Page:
Thinking about the body and burial


(Zak Carter) #1

I kinda need to process this a bit, but hopefully some of you can help me out.

I saw Tim’s tweet just now:
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And I have to confess that my first thought was “what a waste of life.” This is a point where I’m feeling conflicted. It seems intuitively wrong (to me, at least) to risk the living for the sake of the dead. Yet it is also seems intuitively noble and brave to risk life for the sake of a fallen comrade. I can’t write that off.

Considering the issue more broadly, it seems somewhat pedantic (again, I’m just giving my honest reaction) to insist on burial when we know that God will resurrect all bodies at the end of the age, not just the ones that are correctly preserved. And consider: the bones of Abraham, Noah, Moses, or King David are surely dust at this point. Would the physical condition of these saints bodies today, in 2019, be any different had they been cremated instead of buried? I honestly don’t know.

Yet at the same time, I’ve been feeling more and more how scandalous cremation is. The concept is becoming more and more disgusting to me as irreverent and pathetic. What I feel most strongly about is the necessity of seeing the body of the dead. This is good for the living. Especially in a culture like ours which simultaneously fetishizes death and pretends it doesn’t exist, we need to be reminded of what real death looks like, that we will all die one day, and that death is the final enemy which Christ will defeat.

I’m still wrestling with how to put all of this together. But as I wrestle, I thought of an analogy: Just because God will one day establish perfect justice on the earth does not mean we should disregard justice on earth today. So why am I so inclined to say that how we treat the bodies of the dead doesn’t matter because God will resurrect them all anyway?

What say you?


(Joseph Bayly) #2

At some level the answer is Gnostic influences. The idea that what we do with our bodies doesn’t matter because they are physical is easier for Christians to fall into when thinking of a dead person because the body is now separate from the spirit.

The body is not the dead person. But it is what remains physically of the dead person. Thus, as we attempt to honor the sanctity of human life, we treat with respect what remains of them. We would never burn up the pictures of the dead person unless we meant to dishonor the person, yet we insist it means nothing when we burn up their actual body. What absurdity.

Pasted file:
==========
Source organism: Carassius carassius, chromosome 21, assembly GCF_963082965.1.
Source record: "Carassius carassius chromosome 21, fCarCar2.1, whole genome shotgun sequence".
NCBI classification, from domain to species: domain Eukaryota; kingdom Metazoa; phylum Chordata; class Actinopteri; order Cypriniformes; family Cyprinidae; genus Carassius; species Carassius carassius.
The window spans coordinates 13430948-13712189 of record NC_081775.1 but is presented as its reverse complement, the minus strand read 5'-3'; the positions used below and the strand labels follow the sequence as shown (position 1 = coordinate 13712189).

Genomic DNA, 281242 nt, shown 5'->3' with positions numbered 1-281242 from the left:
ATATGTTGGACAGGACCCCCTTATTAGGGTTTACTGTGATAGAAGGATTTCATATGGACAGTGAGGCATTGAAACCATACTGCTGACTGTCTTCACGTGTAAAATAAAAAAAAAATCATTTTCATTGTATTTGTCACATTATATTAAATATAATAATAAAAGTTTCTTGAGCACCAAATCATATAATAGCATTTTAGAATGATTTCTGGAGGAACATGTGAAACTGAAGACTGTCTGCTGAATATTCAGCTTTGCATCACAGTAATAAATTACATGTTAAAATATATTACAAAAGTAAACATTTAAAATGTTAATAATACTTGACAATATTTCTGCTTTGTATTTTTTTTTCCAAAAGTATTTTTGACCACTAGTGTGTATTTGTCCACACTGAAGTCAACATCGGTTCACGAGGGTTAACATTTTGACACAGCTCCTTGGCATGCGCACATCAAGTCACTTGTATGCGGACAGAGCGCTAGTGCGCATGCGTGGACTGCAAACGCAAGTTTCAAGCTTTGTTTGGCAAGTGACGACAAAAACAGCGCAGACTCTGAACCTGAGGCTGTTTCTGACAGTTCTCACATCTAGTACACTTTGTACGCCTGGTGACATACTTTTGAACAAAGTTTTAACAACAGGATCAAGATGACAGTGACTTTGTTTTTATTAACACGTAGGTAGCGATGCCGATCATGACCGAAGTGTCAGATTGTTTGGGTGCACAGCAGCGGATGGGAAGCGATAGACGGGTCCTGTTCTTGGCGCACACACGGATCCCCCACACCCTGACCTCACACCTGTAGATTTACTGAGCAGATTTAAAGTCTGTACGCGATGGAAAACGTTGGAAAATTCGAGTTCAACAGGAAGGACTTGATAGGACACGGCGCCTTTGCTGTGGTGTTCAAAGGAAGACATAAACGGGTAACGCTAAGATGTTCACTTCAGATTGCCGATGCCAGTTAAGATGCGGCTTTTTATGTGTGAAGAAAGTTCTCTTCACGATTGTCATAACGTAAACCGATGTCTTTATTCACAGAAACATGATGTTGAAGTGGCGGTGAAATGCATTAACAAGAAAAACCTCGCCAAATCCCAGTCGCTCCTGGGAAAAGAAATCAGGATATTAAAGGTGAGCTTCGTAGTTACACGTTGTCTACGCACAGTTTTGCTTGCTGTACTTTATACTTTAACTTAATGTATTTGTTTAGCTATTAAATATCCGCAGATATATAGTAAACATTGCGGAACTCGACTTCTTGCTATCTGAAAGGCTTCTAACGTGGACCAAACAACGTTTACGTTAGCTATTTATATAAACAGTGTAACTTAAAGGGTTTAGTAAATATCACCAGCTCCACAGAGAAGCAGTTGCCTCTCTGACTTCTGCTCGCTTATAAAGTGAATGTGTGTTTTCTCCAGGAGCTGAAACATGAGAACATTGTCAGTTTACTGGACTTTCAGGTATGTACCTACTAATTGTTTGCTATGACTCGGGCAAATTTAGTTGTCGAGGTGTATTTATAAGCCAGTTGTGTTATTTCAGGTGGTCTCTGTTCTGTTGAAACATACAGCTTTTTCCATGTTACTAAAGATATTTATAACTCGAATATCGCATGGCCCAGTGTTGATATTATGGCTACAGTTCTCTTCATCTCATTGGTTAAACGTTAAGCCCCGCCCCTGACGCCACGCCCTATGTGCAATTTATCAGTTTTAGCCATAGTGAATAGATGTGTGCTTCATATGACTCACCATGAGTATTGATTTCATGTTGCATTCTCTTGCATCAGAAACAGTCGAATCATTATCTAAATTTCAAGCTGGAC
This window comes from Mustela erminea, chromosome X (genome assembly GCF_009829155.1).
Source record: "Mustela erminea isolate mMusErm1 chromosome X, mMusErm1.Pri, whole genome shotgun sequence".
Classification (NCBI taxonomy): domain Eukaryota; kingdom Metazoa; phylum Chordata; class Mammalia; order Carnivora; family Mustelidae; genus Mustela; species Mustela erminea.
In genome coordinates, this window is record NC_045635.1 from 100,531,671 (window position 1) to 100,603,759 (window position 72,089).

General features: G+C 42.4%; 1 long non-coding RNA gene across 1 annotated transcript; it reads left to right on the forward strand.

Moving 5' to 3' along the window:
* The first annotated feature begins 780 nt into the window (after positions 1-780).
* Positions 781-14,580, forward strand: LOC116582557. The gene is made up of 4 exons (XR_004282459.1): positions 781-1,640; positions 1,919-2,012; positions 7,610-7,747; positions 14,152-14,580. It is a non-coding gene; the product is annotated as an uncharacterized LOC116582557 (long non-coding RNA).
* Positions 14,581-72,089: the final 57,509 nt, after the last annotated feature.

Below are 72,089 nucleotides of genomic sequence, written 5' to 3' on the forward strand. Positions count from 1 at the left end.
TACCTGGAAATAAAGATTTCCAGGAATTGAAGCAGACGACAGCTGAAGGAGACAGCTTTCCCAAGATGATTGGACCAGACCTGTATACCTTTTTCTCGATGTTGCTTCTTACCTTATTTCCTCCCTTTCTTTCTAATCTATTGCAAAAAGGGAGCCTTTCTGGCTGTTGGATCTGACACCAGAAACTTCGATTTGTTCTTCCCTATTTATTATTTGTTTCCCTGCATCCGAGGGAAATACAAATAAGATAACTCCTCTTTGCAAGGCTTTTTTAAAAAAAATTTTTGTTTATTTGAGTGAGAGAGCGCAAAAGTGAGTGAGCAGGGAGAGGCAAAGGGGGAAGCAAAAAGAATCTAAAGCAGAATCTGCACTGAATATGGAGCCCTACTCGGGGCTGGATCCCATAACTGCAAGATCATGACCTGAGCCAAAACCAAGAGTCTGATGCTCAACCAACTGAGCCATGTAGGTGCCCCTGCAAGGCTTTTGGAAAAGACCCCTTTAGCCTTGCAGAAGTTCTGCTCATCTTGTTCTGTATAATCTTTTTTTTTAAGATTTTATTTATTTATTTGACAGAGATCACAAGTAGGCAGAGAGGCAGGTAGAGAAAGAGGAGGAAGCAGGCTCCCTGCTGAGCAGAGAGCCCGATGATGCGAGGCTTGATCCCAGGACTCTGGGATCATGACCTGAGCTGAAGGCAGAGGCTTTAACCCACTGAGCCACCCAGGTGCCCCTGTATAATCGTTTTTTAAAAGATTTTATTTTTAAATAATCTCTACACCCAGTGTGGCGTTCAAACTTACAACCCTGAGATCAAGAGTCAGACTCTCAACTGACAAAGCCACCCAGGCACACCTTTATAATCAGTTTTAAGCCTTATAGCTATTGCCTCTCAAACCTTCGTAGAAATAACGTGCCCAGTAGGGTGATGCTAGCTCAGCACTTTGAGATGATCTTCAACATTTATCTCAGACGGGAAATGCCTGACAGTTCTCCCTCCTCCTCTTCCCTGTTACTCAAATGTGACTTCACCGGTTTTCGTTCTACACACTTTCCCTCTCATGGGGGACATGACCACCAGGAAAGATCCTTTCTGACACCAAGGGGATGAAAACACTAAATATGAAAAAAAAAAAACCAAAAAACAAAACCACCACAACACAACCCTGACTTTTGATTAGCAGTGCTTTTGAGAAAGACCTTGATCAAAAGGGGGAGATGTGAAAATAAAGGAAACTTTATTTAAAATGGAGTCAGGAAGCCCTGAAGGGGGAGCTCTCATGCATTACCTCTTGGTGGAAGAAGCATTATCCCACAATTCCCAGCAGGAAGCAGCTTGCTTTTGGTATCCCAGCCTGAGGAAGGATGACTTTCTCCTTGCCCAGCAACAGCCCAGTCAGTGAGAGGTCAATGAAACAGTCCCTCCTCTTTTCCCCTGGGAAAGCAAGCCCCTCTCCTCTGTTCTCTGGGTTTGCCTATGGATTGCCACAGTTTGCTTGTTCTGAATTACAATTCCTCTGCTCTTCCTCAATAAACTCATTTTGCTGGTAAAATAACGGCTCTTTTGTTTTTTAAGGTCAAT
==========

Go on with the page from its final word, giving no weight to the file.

Something about the idea of difference in eternity is particularly tempting to us to ignore the meaning and important of physical things right now, but even there we can compare it to something else to reveal the bankruptcy of the idea. In heaven we will neither marry nor be given in marriage. Thus, those who “understand” this “secret knowledge” reason that they can import eternity to the present and insist that it doesn’t matter who they have sexual relations with here and now. This is always the upshot of gnosticism—the physical doesn’t matter because we “know better.”

No we don’t. We know that eternity will be different. And we know that eternity is not yet come. And we know that human life matters and thus we should treat the bodies of the dead with respect in a display of faithful testimony concerning that future eternity, where the dead will be raised and judged.


(Tim Bayly) #3

Yes, it does seem wrong, but then we remember the love for our Lord demonstrated by Joseph of Arimathea and Mary Magdalene. Whom were they loving? Whom are those Marines loving? How do we separate the man from his body? Should we? What is a greater honor we can give our Lord than to bury Him in our tomb and annoint his soon-to-be-resurrected body?

Yes, but that is God’s agency. It is not man burning and grinding and smashing his loved ones. People die, too, but it must be God’s agency—not man’s. And never forget the opposites are loved ones planting my body in anticipation of the Glorious Spring of the resurrection of those dead in Christ as opposed to loved ones not planting my body, but burning, grinding, smashing, and (almost always) scattering it.

Absolutely. As one unsophisticated older woman in our church put it, she is tired of the selfishness of those who cremate robbing her of the chance to see and love and grieve over the body of her departed loved one.

As to your final question, we are all utilitarians today.

With love,


(Daniel Meyer) #4

@Zak_Carter Here’s a recording of the session on cremation from the 2015 Clearnote Pastors Conference, The Last Enemy that may be helpful; Tim makes the case from Scripture for the importance of burial. Doesn’t directly address your question but it’s helpful background as we consider these kinds of things.